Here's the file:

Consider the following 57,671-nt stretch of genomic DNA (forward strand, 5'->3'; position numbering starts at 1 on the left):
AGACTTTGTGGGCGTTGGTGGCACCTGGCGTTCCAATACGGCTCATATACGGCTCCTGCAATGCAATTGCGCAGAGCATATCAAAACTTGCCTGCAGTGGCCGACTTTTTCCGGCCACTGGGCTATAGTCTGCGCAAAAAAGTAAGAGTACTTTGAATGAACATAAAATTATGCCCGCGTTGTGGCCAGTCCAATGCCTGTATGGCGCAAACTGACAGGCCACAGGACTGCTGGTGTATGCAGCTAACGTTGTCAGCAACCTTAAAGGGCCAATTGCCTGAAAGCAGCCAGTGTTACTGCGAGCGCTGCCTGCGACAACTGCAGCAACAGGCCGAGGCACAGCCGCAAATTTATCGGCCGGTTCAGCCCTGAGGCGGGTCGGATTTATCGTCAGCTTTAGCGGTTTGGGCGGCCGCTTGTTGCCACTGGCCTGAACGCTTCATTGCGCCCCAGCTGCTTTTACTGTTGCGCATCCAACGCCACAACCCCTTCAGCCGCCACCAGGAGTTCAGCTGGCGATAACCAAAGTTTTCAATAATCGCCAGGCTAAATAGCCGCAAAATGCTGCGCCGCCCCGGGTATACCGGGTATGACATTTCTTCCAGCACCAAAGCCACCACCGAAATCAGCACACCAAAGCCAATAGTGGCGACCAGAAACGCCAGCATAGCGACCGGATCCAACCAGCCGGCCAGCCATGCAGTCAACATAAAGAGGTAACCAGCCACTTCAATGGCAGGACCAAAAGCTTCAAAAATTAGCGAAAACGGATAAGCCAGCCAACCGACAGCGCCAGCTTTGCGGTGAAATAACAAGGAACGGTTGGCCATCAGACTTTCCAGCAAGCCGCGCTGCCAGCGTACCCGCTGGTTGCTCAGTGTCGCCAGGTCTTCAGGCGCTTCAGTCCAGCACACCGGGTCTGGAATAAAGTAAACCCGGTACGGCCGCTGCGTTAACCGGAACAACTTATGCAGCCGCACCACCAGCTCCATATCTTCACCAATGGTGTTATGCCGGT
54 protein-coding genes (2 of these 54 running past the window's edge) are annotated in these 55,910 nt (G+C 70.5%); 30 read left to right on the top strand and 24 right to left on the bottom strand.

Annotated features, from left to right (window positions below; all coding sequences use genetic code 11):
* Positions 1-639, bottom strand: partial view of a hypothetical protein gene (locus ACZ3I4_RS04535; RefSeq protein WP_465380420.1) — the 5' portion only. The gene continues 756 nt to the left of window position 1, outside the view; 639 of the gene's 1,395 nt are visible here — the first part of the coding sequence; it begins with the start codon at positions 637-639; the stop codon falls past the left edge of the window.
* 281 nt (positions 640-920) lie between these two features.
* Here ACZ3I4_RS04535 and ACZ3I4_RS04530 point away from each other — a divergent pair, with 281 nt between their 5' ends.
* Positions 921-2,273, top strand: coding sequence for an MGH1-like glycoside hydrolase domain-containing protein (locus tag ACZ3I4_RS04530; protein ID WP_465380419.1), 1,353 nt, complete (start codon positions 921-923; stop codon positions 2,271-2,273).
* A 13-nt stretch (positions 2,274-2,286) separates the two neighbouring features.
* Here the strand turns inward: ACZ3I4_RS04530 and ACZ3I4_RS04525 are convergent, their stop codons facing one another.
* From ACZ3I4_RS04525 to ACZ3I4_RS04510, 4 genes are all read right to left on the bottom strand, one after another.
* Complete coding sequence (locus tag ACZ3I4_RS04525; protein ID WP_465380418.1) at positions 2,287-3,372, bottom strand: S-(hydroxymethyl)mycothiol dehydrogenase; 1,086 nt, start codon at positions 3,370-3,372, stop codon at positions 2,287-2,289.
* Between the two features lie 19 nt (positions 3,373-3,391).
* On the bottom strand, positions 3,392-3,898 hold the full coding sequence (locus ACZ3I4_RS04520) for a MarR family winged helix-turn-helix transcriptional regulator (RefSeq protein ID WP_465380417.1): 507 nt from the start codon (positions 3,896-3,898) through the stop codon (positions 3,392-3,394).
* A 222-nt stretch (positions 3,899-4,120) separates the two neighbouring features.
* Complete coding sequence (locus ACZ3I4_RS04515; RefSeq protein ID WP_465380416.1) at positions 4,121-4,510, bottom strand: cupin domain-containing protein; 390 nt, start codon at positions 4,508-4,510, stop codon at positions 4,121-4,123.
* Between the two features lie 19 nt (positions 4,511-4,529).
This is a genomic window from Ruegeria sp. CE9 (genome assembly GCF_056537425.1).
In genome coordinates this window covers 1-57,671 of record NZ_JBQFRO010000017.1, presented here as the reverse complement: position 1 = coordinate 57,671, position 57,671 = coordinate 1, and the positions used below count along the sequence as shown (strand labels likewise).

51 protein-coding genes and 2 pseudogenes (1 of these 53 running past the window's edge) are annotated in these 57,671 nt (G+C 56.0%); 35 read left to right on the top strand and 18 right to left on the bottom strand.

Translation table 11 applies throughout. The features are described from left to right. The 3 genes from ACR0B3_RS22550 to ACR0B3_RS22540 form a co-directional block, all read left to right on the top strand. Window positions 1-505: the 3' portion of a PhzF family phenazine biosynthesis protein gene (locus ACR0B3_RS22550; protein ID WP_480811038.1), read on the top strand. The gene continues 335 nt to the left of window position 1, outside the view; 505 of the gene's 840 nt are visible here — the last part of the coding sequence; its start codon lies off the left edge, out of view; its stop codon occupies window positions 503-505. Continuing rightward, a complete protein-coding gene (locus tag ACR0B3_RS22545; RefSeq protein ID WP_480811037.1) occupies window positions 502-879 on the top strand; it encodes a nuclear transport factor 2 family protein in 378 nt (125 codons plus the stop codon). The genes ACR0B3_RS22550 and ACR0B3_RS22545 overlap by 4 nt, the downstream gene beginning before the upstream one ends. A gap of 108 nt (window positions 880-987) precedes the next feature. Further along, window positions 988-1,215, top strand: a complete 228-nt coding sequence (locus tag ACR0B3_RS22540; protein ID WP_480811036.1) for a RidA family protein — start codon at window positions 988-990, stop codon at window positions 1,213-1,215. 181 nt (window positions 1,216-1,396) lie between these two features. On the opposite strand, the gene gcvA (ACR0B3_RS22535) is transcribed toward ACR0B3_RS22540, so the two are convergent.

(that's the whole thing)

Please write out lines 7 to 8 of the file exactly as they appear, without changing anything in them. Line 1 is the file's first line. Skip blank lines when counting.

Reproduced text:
* Here ACZ3I4_RS04535 and ACZ3I4_RS04530 point away from each other — a divergent pair, with 281 nt between their 5' ends.
* Positions 921-2,273, top strand: coding sequence for an MGH1-like glycoside hydrolase domain-containing protein (locus tag ACZ3I4_RS04530; protein ID WP_465380419.1), 1,353 nt, complete (start codon positions 921-923; stop codon positions 2,271-2,273).